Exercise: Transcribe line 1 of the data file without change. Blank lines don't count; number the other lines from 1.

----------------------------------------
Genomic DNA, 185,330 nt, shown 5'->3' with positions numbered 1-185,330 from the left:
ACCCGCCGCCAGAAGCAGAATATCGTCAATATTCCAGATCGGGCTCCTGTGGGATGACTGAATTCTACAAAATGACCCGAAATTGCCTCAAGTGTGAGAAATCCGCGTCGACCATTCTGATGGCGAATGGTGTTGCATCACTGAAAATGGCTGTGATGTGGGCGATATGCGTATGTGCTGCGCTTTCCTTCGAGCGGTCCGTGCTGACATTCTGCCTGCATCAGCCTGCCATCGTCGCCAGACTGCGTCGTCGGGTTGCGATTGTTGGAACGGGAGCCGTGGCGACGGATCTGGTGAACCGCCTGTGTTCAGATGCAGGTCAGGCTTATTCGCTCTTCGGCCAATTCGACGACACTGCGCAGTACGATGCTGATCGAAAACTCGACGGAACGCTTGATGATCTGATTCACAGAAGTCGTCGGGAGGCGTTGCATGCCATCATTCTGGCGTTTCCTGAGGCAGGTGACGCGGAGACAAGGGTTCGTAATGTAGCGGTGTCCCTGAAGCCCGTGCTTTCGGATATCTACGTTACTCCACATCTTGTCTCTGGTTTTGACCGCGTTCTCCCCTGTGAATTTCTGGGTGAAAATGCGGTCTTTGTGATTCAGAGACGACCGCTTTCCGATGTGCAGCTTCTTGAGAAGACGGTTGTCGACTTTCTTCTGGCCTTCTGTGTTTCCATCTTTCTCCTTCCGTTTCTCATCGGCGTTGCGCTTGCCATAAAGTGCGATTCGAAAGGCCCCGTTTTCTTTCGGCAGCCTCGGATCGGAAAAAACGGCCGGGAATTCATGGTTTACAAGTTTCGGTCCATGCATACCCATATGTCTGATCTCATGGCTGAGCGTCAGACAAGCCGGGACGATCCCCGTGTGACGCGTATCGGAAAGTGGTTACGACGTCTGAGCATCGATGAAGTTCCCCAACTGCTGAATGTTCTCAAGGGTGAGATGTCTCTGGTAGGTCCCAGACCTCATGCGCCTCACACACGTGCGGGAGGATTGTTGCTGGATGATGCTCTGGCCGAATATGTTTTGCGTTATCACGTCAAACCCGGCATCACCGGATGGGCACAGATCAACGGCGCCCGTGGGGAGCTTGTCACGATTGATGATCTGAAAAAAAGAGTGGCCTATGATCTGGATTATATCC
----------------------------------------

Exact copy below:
Genomic DNA, 185,330 nt, shown 5'->3' with positions numbered 1-185,330 from the left: